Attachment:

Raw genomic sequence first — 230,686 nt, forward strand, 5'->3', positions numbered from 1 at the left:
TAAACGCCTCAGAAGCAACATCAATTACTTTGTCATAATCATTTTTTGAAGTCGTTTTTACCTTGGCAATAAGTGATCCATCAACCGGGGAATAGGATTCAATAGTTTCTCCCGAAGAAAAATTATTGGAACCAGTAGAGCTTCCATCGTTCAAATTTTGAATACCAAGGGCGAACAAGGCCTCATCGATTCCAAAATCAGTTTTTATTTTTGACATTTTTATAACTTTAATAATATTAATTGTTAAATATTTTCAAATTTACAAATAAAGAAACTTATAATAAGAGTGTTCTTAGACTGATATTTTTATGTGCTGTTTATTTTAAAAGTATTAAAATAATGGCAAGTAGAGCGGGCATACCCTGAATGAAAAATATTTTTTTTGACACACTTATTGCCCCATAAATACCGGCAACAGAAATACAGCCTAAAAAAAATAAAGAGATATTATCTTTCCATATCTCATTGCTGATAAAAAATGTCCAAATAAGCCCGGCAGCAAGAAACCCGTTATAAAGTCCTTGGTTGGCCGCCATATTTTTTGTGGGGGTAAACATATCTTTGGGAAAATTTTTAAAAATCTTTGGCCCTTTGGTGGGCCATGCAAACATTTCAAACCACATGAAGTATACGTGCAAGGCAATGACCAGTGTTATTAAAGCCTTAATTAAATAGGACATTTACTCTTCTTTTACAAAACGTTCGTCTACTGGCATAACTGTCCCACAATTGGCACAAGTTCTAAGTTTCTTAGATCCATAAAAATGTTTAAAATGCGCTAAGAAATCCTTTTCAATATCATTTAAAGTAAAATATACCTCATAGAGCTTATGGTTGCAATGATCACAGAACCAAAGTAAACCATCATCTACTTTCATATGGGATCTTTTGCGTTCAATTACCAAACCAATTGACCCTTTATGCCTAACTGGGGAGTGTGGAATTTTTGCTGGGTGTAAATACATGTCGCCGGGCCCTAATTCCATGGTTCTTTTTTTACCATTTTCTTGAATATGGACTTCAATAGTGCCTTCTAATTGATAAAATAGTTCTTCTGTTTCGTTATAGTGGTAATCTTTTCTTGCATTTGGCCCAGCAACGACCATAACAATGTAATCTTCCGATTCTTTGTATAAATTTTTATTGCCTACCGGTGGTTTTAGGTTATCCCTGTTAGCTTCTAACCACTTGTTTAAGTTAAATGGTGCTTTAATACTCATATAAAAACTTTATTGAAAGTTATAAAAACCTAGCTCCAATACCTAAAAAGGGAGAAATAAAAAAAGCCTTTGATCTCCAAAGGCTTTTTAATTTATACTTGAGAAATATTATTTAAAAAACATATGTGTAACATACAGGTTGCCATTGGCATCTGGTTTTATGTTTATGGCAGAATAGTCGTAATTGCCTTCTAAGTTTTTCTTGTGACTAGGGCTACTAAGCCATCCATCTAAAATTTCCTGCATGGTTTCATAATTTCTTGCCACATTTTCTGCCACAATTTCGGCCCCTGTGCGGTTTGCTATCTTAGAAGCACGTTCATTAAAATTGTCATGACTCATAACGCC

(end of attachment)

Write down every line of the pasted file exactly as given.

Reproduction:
Raw genomic sequence first — 230,686 nt, forward strand, 5'->3', positions numbered from 1 at the left:
TAAACGCCTCAGAAGCAACATCAATTACTTTGTCATAATCATTTTTTGAAGTCGTTTTTACCTTGGCAATAAGTGATCCATCAACCGGGGAATAGGATTCAATAGTTTCTCCCGAAGAAAAATTATTGGAACCAGTAGAGCTTCCATCGTTCAAATTTTGAATACCAAGGGCGAACAAGGCCTCATCGATTCCAAAATCAGTTTTTATTTTTGACATTTTTATAACTTTAATAATATTAATTGTTAAATATTTTCAAATTTACAAATAAAGAAACTTATAATAAGAGTGTTCTTAGACTGATATTTTTATGTGCTGTTTATTTTAAAAGTATTAAAATAATGGCAAGTAGAGCGGGCATACCCTGAATGAAAAATATTTTTTTTGACACACTTATTGCCCCATAAATACCGGCAACAGAAATACAGCCTAAAAAAAATAAAGAGATATTATCTTTCCATATCTCATTGCTGATAAAAAATGTCCAAATAAGCCCGGCAGCAAGAAACCCGTTATAAAGTCCTTGGTTGGCCGCCATATTTTTTGTGGGGGTAAACATATCTTTGGGAAAATTTTTAAAAATCTTTGGCCCTTTGGTGGGCCATGCAAACATTTCAAACCACATGAAGTATACGTGCAAGGCAATGACCAGTGTTATTAAAGCCTTAATTAAATAGGACATTTACTCTTCTTTTACAAAACGTTCGTCTACTGGCATAACTGTCCCACAATTGGCACAAGTTCTAAGTTTCTTAGATCCATAAAAATGTTTAAAATGCGCTAAGAAATCCTTTTCAATATCATTTAAAGTAAAATATACCTCATAGAGCTTATGGTTGCAATGATCACAGAACCAAAGTAAACCATCATCTACTTTCATATGGGATCTTTTGCGTTCAATTACCAAACCAATTGACCCTTTATGCCTAACTGGGGAGTGTGGAATTTTTGCTGGGTGTAAATACATGTCGCCGGGCCCTAATTCCATGGTTCTTTTTTTACCATTTTCTTGAATATGGACTTCAATAGTGCCTTCTAATTGATAAAATAGTTCTTCTGTTTCGTTATAGTGGTAATCTTTTCTTGCATTTGGCCCAGCAACGACCATAACAATGTAATCTTCCGATTCTTTGTATAAATTTTTATTGCCTACCGGTGGTTTTAGGTTATCCCTGTTAGCTTCTAACCACTTGTTTAAGTTAAATGGTGCTTTAATACTCATATAAAAACTTTATTGAAAGTTATAAAAACCTAGCTCCAATACCTAAAAAGGGAGAAATAAAAAAAGCCTTTGATCTCCAAAGGCTTTTTAATTTATACTTGAGAAATATTATTTAAAAAACATATGTGTAACATACAGGTTGCCATTGGCATCTGGTTTTATGTTTATGGCAGAATAGTCGTAATTGCCTTCTAAGTTTTTCTTGTGACTAGGGCTACTAAGCCATCCATCTAAAATTTCCTGCATGGTTTCATAATTTCTTGCCACATTTTCTGCCACAATTTCGGCCCCTGTGCGGTTTGCTATCTTAGAAGCACGTTCATTAAAATTGTCATGACTCATAACGCC